But her parents became concerned, and after she graduated from high school, they gave her an ultimatum. “They offered me rehab or no financial support,” she said. “Back then I was like, that is so cruel, but that really was the best thing to do.” 

Marguerite described her time at rehab as an amazing learning experience. “I didn't know anything about addiction, my family didn’t know anything about addiction,” she said. “I definitely got to a point where it was like, if I’m not smoking then I don’t feel like a normal human being. Thankfully today, four years later, I feel like a normal human being without drugs and alcohol.”

Marijuana legalization concerns Marguerite because she knows how easy it was for her to get marijuana when it was illegal. “The reason I smoked weed was because it was somewhat accessible to me because I knew people older than me,” she said. “I worry younger people are going to do it more often.”

It’s very hard to convince young people that marijuana can be bad for them, said counselor Resendez. “They’ll say it’s natural, that everybody is smoking. With the younger generation, probably 25 and younger, it tends to be very difficult to convince them that there are harmful effects,” said Resendez. “You have to have the same conversation multiple times over a long period of time to be able to help them understand that this is an actual fact.”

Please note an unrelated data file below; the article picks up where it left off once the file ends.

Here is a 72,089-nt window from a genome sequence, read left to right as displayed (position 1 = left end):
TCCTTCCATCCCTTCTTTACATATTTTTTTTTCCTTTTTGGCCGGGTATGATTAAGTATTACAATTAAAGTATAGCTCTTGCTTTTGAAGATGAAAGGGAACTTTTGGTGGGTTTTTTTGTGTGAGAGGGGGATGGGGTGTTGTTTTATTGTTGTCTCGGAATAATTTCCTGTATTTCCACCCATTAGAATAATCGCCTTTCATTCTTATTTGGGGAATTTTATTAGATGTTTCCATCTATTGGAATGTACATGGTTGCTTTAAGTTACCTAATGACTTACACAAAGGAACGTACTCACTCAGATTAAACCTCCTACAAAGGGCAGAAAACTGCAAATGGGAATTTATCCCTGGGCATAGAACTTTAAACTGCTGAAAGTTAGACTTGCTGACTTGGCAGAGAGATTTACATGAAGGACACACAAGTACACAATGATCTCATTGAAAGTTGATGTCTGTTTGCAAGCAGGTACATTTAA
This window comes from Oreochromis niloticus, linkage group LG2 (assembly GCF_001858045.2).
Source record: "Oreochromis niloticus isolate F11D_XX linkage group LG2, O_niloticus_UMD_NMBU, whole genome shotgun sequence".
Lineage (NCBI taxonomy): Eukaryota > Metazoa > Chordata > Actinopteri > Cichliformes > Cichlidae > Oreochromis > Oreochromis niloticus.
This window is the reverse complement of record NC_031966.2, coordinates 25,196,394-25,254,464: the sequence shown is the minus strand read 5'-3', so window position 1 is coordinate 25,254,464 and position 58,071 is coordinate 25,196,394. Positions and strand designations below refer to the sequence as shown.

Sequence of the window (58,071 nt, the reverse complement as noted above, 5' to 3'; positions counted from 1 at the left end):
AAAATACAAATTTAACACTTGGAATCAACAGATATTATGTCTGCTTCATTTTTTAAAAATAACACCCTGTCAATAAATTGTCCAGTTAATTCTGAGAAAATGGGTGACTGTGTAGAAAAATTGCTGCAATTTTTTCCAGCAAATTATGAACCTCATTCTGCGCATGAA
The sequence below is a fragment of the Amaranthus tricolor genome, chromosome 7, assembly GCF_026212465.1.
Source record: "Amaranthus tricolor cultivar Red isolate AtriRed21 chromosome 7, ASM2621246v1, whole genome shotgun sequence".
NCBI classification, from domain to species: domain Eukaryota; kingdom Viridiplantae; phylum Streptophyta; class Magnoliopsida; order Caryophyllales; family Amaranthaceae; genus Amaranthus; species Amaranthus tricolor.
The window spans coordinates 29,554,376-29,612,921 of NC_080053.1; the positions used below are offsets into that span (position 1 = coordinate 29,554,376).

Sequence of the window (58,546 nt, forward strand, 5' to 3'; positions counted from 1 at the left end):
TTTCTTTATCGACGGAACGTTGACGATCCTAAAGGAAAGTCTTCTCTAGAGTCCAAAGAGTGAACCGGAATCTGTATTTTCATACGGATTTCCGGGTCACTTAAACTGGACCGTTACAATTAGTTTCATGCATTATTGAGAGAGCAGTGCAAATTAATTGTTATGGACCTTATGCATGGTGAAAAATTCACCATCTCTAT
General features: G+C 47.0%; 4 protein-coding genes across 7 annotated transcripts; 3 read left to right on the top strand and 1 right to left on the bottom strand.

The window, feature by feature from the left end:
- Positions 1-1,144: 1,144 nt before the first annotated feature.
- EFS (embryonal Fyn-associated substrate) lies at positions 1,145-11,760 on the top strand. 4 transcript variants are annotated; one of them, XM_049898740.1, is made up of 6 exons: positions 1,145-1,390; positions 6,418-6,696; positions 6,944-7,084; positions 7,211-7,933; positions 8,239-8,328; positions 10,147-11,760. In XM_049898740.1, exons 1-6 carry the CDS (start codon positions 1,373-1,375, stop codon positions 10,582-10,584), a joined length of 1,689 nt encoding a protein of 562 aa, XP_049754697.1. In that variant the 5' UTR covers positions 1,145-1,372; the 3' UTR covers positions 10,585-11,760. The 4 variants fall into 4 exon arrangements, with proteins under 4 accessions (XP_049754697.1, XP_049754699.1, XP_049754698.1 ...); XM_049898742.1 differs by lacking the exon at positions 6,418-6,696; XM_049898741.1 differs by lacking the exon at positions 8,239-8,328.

If marijuana is legalized, Resendez doesn't know if there will be enough mental health services available to meet the increased need. “This area tends to have a pretty good system for addiction response or mental health but as we’ve seen in other states that have legalized this, even Colorado has a very strong mental health system and it (had) an overwhelming impact on them,” he said. “I don't know if we’ll be 100 percent ready to deal with that.” 

In the meantime, Resendez encourages those struggling with cannabis use to seek help. “If they do struggle, if they have someone in their family that struggles, they’re not alone. Whether it’s Catholic Charities or other mental health (professionals), we’d be more than willing to help,” he said. “There is hope.”


© Arlington Catholic Herald 2021